France goes sporty!
En français | In English
With the French Open in full swing at Roland Garros during the Parisian spring, France readies itself to welcome many other sporting competitions that will span the next few weeks. With the annual Tour de France (of course!) and the 2016 European Football Championship, all eyes will be on France’s sporting season and the stars of French sport.
Soccer: France’s national sport
The “ballon rond”, or soccer ball as we know it, will take centre place from 10 June 2016 with the start of the 2016 European Football Championship, being hosted this year by France. Soccer is the French national sport and the championship is highly anticipated by a large part of the French population, even if the national team is often a source of controversy.
In 2016, the European Football Championship, nick-named the Euro, will see the top 24 European men’s soccer teams compete, up from 16 teams in previous years. The opening round and finals will be played at the famous Stade de France in Saint-Denis, Paris. The eight other stadiums holding matches are found throughout France in Paris, Marseille, Villeneuve d'Ascq, Décines-Charpieu, Lens, Bordeaux, Nice and Nancy.
France will go up against Romania in its opening game before playing against the other teams in Group A; Albania and Switzerland. The final is set to take place on 10 July 2016. Will this be the day France repeats their performance of 2000 and takes home the cup? Wait and see!
The Tour de France 2016:
From Normandy to the French Alps via the Pyrenees
This year the 103rd Tour de France departs from Normandy, or Cherbourg Octeville to be precise. With beautiful landscapes to come, the Tour will head down to the picturesque south of France and then on to the mountain stages.
From Saturday, 2 July, to Sunday, 24 July, cyclists will journey a distance of 3,519km comprising of 21 stages; that is 9 flat stages, 1 hilly stage, 9 mountain stages including 4 summit finishes, and 2 individual time trial stages. It is a sporting feat that attracts many spectators each year from across the world – including Australia!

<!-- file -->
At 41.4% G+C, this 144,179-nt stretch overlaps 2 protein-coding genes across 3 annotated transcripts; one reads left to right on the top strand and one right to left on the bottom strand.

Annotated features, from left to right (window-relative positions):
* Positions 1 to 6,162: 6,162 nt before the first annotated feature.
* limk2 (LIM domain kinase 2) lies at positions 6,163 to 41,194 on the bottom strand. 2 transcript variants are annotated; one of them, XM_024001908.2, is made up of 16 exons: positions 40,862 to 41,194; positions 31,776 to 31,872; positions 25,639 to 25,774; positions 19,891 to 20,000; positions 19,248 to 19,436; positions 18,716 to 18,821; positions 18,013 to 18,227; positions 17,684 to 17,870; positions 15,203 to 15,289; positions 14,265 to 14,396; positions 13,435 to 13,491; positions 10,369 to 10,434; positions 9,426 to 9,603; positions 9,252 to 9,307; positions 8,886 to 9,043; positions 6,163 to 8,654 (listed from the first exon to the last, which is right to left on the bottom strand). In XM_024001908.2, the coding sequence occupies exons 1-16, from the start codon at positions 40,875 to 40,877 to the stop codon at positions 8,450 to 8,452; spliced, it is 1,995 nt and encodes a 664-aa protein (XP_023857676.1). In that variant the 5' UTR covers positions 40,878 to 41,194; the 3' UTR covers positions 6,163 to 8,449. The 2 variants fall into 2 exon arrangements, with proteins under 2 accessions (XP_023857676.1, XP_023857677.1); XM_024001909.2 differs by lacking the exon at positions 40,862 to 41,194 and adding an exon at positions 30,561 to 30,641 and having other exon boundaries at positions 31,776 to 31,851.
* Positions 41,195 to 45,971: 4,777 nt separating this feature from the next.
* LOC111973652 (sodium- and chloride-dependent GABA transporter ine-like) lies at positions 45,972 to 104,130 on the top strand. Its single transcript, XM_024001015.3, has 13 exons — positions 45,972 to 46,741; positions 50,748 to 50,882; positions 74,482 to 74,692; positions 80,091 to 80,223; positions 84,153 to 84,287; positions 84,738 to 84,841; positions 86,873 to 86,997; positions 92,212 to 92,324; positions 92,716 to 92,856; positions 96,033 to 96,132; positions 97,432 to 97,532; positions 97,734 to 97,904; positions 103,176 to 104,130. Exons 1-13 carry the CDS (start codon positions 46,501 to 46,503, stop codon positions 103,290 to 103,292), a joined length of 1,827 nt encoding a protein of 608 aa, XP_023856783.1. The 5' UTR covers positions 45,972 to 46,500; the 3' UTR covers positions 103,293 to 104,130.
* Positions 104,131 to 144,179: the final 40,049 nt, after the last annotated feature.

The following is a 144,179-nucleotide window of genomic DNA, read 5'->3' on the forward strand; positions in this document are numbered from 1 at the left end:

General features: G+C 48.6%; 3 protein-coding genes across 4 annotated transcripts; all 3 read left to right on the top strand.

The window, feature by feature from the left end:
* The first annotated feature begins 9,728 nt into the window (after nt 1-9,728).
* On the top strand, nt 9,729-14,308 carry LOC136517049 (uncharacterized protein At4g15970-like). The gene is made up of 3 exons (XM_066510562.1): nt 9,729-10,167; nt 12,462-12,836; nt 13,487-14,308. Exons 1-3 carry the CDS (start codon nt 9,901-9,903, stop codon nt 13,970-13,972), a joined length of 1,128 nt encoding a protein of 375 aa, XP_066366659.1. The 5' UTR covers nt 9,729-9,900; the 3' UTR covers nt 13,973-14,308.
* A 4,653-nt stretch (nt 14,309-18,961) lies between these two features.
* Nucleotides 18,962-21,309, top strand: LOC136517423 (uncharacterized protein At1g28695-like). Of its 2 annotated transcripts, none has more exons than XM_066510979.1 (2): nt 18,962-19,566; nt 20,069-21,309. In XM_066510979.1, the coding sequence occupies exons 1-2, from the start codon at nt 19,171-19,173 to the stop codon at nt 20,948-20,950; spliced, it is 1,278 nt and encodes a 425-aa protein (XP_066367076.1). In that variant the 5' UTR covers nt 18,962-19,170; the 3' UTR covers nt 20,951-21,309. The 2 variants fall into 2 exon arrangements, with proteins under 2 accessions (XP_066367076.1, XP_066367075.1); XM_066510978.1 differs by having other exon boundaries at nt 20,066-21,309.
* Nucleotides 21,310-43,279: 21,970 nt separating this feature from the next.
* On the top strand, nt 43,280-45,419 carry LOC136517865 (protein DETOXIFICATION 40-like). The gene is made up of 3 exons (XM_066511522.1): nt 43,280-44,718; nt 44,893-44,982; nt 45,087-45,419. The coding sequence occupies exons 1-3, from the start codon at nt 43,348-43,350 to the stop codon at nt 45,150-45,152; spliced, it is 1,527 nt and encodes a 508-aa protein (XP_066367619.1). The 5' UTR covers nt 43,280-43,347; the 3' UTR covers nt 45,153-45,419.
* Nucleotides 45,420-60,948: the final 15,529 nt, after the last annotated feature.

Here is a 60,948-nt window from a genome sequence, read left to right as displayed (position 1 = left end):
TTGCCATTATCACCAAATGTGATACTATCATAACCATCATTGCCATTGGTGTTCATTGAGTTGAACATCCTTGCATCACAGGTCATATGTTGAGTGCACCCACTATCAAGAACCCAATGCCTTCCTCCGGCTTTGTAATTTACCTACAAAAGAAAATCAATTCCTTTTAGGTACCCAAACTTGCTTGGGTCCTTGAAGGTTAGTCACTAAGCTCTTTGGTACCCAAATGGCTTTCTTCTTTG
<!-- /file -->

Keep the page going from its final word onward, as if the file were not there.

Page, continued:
In Melbourne, we will celebrate the Tour de France in our own way with a series of workshops. The Tour de France Dinner and Workshop will be held on 16 June and Le Tour … du vin! Wine tasting course will be held every Thursday in July, carefully following the regions travelled by the Tour de France 2016.
The day after France’s national Day, Bastille Day, France will commence compete in the quarter finals of the Davis Cup against the Czech Republic (15 – 18 July). This will be matched by the women’s competition, the Fed Cup, to be held at the end of the year. With a new trainer in one of France’s favourite sporting heroes, Yannick Noah, will France be in with a chance this year? They believe so, or moreso than in a singles win for France at Roland Garros!
2016 Olympic Games: French hopefuls
The sporting summer will end beyond French borders with the 2016 Summer Olympic Games being held in Rio from 5 to 21 August. After 4 years of waiting, these two weeks of sporting feats will see no less than 300 French athletes participating.
Who will carry the flag for the French Olympic team? French Judo star, Teddy Riner, seems to be the ideal candidate, especially since the French are counting on him to bring home Gold this summer!
This year will see 28 sports contested in the 2016 Summer Olympics, including some new additions: golf and rugby 7s. France’s greatest hopes lie in the French men’s volley and handball teams; men’s and women’s basketball teams; Boris Neveu in kayaking; Gauthier Grumier in fencing; Renaud Lavillenie for pole vaulting; Florent Manadou for the 50m freestyle; Aurélie Muller for the open water marathon and Pauline Ferrand-Prevot for mountain biking. France left with 35 medals (11 gold, 11 silver and 13 bronze) at the 2012 London Olympics, finishing in 7th place. This year, they are aiming to break their record for total number of medals won (they won 41 medals at Beijing in 2008). Can they do it? Easily!
For the Alliance Française de Melbourne
Translated from French by Lea Andrea Giry and Fleur Elisabeth Heaney students in the Master of Interpreting and Translation Studies at Monash University.
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